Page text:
Chuck Marohn: You talked a little bit about states being laboratories and cities and Mayors having good ideas and doing things a little bit differently. In an ideal world, if the federal government is distributing money down to states and to Mayors, what kind of strings are attached to that? Is that something that's pretty string-free or there a rule for the federal government in ensuring that the money's spent a certain way?

Ray LaHood: There has to be a mix. We can't give up on our interstate system. We have the best interstate system in the world. We have to maintain it. We're not going to be building anymore interstates. We've built out our interstate system but we have to maintain it.

What we really have to do is say to the Governors and to the Mayors and to those that are interested in transportation innovation and transportation creativity, and what we have to say to them is, "There has to be a pot of money for the big infrastructure to fix up these aging bridges." There's now 58,000 structurally deficient bridges in America. They need attention, so there has to be a pot of money for that, but there can also be a pot of money for other creative innovative things. You can do both.

That's really what we did while we were at DOT in terms of the leadership that we provided with Governors, with Mayors, with County Commissioners, with Transportation Experts and we made a difference. You can do both and we have to do both because we are a country of big infrastructure. We can't give up on that but we also can't neglect this idea that creative innovative new approaches to transportation are taking place all over the America.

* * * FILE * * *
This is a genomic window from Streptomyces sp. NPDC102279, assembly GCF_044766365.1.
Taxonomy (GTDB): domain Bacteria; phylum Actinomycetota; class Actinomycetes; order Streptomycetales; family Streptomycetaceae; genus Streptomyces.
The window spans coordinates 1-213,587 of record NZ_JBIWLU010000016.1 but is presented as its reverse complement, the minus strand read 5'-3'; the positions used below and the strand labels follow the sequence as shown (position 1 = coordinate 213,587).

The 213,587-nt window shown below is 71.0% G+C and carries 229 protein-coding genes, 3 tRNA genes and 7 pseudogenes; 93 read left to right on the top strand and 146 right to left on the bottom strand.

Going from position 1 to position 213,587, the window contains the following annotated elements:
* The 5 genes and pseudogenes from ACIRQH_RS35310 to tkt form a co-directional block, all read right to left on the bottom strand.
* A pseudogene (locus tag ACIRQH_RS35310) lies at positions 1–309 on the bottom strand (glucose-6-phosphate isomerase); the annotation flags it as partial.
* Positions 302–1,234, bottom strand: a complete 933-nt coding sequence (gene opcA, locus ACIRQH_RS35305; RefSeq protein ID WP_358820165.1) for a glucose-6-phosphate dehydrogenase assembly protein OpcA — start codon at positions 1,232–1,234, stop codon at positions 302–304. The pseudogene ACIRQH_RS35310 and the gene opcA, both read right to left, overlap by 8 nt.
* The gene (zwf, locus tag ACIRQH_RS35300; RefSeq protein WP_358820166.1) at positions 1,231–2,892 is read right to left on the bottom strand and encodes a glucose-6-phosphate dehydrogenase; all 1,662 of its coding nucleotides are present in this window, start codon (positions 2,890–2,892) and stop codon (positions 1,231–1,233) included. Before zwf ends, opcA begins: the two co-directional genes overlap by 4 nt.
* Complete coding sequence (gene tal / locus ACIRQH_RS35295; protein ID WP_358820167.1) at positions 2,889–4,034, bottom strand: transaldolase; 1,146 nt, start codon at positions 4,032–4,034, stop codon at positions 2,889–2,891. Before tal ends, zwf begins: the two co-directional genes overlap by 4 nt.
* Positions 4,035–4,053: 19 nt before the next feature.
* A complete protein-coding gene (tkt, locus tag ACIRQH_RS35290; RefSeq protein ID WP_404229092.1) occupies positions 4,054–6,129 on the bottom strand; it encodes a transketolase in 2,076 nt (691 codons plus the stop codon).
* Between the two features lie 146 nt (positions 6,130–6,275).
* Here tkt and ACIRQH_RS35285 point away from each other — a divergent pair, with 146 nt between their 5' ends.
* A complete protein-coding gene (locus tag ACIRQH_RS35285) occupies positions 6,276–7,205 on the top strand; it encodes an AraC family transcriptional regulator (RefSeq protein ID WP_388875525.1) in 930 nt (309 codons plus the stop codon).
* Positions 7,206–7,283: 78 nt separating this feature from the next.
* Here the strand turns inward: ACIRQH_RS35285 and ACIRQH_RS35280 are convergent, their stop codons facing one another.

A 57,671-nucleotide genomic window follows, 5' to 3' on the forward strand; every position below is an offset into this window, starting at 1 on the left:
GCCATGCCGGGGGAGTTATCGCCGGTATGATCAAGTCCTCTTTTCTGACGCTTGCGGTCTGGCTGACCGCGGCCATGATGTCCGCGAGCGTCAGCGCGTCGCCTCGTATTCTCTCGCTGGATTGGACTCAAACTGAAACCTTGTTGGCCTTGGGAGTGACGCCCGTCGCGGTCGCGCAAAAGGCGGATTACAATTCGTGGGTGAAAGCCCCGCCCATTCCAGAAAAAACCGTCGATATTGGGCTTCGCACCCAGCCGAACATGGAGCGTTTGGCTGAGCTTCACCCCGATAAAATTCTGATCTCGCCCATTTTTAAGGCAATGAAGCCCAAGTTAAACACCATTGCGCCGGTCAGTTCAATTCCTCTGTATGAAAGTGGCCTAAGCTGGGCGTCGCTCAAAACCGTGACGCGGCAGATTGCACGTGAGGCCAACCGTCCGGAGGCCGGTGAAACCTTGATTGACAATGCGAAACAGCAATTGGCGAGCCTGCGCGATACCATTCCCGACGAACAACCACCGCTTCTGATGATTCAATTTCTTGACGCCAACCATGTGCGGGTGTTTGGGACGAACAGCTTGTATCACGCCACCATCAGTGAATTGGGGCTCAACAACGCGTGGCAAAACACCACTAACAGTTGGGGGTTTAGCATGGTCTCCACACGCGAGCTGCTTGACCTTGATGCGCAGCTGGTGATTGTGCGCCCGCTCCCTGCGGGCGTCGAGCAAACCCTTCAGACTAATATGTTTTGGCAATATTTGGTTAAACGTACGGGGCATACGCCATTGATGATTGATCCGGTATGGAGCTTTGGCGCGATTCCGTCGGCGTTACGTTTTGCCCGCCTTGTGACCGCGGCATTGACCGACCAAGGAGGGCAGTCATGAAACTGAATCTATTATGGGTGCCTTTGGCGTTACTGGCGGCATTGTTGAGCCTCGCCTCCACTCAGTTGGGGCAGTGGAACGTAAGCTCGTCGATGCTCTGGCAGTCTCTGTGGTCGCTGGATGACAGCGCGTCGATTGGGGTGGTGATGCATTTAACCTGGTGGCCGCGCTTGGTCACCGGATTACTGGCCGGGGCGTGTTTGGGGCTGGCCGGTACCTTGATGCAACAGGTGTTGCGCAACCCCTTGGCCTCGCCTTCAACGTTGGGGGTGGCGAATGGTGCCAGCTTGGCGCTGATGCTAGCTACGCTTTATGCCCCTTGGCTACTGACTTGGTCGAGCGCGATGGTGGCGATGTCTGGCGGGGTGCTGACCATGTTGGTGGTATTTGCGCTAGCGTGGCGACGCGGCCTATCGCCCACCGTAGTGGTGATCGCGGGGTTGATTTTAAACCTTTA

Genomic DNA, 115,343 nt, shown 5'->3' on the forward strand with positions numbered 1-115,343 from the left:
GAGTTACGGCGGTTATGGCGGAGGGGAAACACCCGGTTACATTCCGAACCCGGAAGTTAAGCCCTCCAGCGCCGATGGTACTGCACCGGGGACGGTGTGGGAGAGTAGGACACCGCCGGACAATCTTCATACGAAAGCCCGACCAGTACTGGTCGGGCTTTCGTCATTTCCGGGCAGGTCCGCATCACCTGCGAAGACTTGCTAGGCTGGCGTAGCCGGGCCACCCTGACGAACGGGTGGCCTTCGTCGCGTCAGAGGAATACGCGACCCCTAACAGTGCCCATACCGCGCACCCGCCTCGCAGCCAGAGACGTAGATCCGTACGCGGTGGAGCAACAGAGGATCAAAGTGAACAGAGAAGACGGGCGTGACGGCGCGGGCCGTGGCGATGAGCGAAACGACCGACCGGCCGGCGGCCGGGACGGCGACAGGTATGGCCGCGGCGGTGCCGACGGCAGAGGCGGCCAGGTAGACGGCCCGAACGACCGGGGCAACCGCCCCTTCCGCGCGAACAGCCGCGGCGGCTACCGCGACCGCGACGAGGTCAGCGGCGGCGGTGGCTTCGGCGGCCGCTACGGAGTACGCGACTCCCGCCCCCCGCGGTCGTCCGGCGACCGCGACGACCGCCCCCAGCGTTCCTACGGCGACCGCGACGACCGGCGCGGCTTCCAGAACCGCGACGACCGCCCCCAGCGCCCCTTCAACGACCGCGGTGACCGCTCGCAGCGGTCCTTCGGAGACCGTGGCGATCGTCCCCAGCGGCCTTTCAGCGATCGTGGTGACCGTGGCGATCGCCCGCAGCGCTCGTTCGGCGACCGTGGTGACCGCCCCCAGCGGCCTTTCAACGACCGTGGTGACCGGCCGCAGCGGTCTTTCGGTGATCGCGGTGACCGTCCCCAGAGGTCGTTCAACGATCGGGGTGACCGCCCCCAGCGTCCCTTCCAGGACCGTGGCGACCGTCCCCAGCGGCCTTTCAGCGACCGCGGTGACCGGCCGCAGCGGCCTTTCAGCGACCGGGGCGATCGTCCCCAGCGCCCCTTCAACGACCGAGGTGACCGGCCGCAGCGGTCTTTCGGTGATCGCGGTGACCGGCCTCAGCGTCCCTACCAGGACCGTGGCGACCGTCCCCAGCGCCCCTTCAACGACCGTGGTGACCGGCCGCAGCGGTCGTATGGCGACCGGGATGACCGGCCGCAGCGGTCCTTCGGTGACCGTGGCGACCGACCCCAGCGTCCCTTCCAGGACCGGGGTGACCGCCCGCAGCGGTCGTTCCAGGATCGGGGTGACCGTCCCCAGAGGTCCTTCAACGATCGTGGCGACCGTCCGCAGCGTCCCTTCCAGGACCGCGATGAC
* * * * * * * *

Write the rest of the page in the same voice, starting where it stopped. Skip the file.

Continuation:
Chuck Marohn: Where do you think the best innovation's happening right now?

Ray LaHood: In the cities. I look at Chicago ad I see what's happened along the river walk where Mayor Emmanuel was able to get money from the US DOT and transformed the Chicago River now into a whole series of restaurants and walking ability, to really take advantage of the Chicago River.

I look at Denver and what Hickenlooper did while he was Mayor, with fasTracks. I look at Minneapolis. I look in Detroit where they're putting a streetcar down Woodward Avenue but the community invested $100-million. We invested millions of dollars and they're going to have one of the best bust rapid transit systems with a streetcar. Hundreds of young people are moving into Detroit now.